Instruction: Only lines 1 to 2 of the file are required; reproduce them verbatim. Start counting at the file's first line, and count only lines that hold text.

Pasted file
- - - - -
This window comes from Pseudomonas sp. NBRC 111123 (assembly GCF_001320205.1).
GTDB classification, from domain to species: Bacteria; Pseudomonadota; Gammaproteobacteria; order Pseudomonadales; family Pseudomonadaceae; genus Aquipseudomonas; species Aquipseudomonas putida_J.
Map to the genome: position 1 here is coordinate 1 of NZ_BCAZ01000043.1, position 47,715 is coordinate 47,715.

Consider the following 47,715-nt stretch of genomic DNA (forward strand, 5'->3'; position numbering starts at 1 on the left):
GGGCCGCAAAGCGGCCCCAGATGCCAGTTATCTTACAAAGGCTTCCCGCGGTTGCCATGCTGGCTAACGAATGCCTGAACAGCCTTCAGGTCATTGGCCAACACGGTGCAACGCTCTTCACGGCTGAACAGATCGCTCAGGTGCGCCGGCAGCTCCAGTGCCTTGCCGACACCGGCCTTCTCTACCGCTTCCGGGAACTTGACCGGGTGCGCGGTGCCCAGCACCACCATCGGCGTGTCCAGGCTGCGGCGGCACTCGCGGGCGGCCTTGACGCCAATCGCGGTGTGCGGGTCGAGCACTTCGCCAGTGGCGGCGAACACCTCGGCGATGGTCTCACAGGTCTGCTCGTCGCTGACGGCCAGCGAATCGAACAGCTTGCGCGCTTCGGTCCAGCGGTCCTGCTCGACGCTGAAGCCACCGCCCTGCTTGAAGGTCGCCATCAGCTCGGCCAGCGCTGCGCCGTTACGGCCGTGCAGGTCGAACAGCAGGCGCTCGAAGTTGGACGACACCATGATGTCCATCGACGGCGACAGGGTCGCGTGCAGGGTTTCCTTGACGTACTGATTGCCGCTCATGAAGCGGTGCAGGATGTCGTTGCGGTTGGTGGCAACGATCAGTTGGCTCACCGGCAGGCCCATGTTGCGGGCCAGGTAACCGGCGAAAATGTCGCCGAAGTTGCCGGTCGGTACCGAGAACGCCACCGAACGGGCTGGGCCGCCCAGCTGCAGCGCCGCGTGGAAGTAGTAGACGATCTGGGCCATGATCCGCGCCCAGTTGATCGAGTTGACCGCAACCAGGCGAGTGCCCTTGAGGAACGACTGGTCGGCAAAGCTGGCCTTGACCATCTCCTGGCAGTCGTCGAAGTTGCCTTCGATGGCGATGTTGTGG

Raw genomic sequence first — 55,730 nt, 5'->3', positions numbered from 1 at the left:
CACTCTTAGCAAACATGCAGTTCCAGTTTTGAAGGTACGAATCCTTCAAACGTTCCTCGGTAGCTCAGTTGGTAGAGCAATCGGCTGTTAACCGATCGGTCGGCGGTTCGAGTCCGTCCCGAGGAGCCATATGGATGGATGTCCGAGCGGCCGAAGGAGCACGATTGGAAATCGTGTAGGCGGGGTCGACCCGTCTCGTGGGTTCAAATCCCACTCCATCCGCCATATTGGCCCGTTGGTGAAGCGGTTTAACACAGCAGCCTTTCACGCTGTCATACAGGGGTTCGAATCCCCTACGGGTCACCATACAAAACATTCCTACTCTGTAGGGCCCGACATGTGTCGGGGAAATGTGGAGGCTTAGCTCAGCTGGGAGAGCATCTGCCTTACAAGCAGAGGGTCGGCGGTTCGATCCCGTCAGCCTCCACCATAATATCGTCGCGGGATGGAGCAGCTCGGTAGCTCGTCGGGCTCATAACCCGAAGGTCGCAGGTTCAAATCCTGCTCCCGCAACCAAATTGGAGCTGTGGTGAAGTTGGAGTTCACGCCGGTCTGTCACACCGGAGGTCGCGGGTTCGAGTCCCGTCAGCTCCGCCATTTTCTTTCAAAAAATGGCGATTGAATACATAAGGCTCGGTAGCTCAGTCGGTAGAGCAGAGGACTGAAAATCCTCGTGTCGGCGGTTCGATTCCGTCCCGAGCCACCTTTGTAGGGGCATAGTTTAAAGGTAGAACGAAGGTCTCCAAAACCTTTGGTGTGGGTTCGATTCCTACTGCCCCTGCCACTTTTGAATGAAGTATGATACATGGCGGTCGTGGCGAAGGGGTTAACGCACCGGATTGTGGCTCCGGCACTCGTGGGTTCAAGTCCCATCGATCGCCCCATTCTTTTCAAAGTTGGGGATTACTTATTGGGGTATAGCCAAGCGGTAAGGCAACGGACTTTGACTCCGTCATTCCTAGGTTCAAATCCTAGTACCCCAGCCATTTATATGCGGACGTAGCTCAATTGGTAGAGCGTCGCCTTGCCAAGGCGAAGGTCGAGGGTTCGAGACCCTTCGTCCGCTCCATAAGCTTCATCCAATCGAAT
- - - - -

This window comes from Pseudomonas sp. NBRC 111123 (assembly GCF_001320205.1).
GTDB classification, from domain to species: Bacteria; Pseudomonadota; Gammaproteobacteria; order Pseudomonadales; family Pseudomonadaceae; genus Aquipseudomonas; species Aquipseudomonas putida_J.